Smart Consumer: 10 ways to save money and still make merry this Christmas – Irish Independent 03/12/2009

We may all have less disposable cash this Christmas but that doesn’t have to mean we’ll have a miserable one.

As the decade closes we may recall the giddy highs of thinking we could, and should, buy whatever we want — the scramble to buy property at inflated prices and the knowing we were paying over the odds for everything but the feeling there was nothing we could do.

Now we know there is something we can do. Shopping around makes sense. Collectively asking for better prices and a better service can bring results.

With that in mind, here are 10 things you can do to save money this Christmas:

1 Before you head to the supermarket to do your Christmas grocery shopping, check one of the many useful websites out there to find out what special offers are available that week.

Then plan your shopping, make a list and stick to it. Take a look at,, and

2 It’s your choice as to whether you shop in the big multiples or discounters North or South of the Border and no one should tell you otherwise.

If you do feel a patriotic twinge, buying local produce could make a difference.

Check out your nearest farmers’ market, visit your independent grocery stores and producers and ask local farmers about buying direct.

3 Sales are no longer the preserve of the New Year. Visit the Kildare Village outlet for permanent discounts of up to 60pc or The Outlet in Banbridge for permanent discounts up to 70pc, where Southerners account for an amazing 80pc of sales recorded.

Take a look at for updates on special offers and ask about pre-Christmas sale days in your favourite high street stores.

For example, Easons is offering 50pc off its ‘best books of the season’ and have free deliveries on orders over €25 when you buy online at

4 Shopping online can be great but you need to be organised so remember to check the latest order dates for Christmas deliveries.

Shop via and get cash back to your own account every time you buy something.

Buy discounted cosmetics on and search eBay for unused toys. are offering free delivery on most items when you spend more then £25.

If you need extra guidance, take a look at An Post’s new shopping directory, where discounts are also offered, at

5 If you don’t want to or can’t spend money on some things, then visit your nearest swap shop to exchange unwanted clothes for a whole new look.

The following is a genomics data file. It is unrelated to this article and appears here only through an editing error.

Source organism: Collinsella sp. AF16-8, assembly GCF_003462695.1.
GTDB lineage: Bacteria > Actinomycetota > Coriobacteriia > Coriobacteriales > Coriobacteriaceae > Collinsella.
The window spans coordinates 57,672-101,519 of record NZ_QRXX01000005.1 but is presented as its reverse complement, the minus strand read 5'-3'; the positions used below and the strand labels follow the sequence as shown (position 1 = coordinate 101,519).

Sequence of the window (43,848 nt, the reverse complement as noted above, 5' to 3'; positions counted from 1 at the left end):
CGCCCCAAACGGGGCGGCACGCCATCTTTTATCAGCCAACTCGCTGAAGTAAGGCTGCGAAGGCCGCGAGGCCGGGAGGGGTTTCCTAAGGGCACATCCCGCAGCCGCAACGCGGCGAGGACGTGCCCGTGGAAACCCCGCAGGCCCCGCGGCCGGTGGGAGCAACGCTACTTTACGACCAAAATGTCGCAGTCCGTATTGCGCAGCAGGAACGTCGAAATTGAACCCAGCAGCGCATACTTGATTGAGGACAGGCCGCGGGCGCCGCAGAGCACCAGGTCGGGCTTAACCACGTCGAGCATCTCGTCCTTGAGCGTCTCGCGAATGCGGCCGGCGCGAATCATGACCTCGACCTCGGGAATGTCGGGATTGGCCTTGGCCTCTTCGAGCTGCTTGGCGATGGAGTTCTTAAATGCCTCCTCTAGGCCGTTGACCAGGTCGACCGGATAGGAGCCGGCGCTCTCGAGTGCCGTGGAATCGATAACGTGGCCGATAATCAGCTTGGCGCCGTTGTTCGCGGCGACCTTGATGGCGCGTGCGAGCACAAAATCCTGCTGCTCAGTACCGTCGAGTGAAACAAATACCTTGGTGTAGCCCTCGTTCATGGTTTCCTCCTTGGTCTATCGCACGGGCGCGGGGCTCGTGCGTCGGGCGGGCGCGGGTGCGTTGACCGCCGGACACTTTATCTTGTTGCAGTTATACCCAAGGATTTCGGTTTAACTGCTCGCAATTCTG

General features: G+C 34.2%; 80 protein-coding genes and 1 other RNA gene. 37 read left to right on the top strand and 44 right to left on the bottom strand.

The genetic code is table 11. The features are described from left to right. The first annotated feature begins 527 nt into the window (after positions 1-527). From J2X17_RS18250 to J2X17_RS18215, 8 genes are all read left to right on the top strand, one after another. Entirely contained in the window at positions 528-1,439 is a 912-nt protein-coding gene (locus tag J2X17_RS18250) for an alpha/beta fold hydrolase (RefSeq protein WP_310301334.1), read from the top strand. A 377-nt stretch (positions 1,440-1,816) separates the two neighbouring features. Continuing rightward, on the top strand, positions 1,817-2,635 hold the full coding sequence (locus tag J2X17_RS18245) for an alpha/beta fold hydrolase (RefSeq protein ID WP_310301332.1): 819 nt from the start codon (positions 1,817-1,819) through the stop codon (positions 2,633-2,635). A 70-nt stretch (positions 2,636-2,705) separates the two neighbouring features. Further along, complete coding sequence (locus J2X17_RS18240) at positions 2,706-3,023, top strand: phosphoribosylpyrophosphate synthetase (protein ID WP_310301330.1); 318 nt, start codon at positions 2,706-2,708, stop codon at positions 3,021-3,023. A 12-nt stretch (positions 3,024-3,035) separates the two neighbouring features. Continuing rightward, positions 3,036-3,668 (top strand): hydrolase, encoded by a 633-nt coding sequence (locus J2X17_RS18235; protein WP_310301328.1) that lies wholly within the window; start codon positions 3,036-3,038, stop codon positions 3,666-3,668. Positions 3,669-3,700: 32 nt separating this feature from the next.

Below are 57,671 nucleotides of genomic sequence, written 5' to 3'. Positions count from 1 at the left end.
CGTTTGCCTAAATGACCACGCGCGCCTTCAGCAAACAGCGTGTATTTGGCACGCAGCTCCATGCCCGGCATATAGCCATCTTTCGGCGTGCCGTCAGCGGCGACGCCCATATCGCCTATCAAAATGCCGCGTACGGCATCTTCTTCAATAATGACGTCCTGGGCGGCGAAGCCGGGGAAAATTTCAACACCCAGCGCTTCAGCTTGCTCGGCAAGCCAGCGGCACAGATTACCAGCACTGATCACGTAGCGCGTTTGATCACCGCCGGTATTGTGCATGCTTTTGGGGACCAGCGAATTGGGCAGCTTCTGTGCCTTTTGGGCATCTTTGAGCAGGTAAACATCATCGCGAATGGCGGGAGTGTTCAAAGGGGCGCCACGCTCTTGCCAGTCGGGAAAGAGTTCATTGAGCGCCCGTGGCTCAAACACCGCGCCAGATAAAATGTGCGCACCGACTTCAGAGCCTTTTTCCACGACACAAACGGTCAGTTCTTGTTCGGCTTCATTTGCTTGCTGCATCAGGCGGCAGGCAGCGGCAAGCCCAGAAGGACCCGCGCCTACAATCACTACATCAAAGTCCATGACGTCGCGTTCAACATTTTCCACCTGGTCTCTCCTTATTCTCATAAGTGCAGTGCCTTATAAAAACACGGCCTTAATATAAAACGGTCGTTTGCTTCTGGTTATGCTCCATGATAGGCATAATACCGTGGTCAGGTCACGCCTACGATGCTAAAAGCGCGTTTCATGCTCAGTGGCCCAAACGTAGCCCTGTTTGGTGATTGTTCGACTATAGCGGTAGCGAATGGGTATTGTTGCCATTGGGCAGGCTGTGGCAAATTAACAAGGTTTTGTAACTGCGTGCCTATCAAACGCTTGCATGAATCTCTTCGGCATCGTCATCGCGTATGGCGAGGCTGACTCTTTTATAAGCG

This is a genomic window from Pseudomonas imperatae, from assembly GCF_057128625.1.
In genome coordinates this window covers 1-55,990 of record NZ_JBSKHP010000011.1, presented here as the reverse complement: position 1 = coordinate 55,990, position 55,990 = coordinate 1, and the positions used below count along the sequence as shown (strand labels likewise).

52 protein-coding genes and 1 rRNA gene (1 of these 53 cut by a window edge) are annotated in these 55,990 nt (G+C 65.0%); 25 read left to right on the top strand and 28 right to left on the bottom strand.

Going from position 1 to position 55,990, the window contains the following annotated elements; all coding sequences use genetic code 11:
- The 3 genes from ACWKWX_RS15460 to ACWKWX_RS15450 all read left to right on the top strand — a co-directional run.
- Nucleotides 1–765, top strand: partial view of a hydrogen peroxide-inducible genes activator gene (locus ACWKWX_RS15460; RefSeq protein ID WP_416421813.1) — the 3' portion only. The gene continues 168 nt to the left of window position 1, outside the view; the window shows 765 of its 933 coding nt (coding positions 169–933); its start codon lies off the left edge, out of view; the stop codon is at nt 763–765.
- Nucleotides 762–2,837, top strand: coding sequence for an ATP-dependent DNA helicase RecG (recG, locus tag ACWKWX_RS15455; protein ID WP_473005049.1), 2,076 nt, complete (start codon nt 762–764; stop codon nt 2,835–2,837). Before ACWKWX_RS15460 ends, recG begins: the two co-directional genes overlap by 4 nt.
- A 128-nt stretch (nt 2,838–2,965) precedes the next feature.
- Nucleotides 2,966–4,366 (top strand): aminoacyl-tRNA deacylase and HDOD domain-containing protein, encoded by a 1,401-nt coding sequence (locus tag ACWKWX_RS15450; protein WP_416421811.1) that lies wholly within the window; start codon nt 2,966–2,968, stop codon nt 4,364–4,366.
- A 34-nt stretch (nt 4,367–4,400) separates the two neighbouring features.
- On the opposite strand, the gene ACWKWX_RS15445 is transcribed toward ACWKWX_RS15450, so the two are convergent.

Deck out your home with free unwanted furniture and other bits and pieces from, where you can also buy second hand and swap. Also check and

6 Don’t throw out old discs and spend on getting replacements, get them repaired.

CDs, DVDs and games can be repaired at €5.99 per disc by with free postage from anywhere in the country.

They charge €6 but you pay to post it, so if you’re in the Cork area, bring your broken discs and games to the at their Cork city and Midleton stores.

7 You may want to cut back on going out to save money but when you do go out, plan it by checking out the special deals in restaurants and hotels.

Take a look at for café and restaurant deals and for special deals on hotels, golf and spas. Another new site is where you can register to get texts about deals and discounts in your chosen areas of interest — from restaurants and concert tickets to sporting events.

8 You should always compare prices while you wander around shops and it’s worth doing it online as well. Check out and to see if they have different prices listed for what you’re after.

9 You’re going to be talking and texting more over Christmas and New Year so make sure you’re on the right tariff with the right provider for your needs.

Analyse your bill to see how many minutes of calls you make and how many texts, to what networks and when.

Then input the details to to see which provider has the best deal for you.

10 With money tight, make sure to budget. Make a present list along with prices, then try to stick to it and avoid impulse buys.

Use cash, not your credit card, unless you are sure you can repay it in full in January and avoid ‘buy now, pay later’ schemes as you’re only postponing the debt.

Tina Leonard

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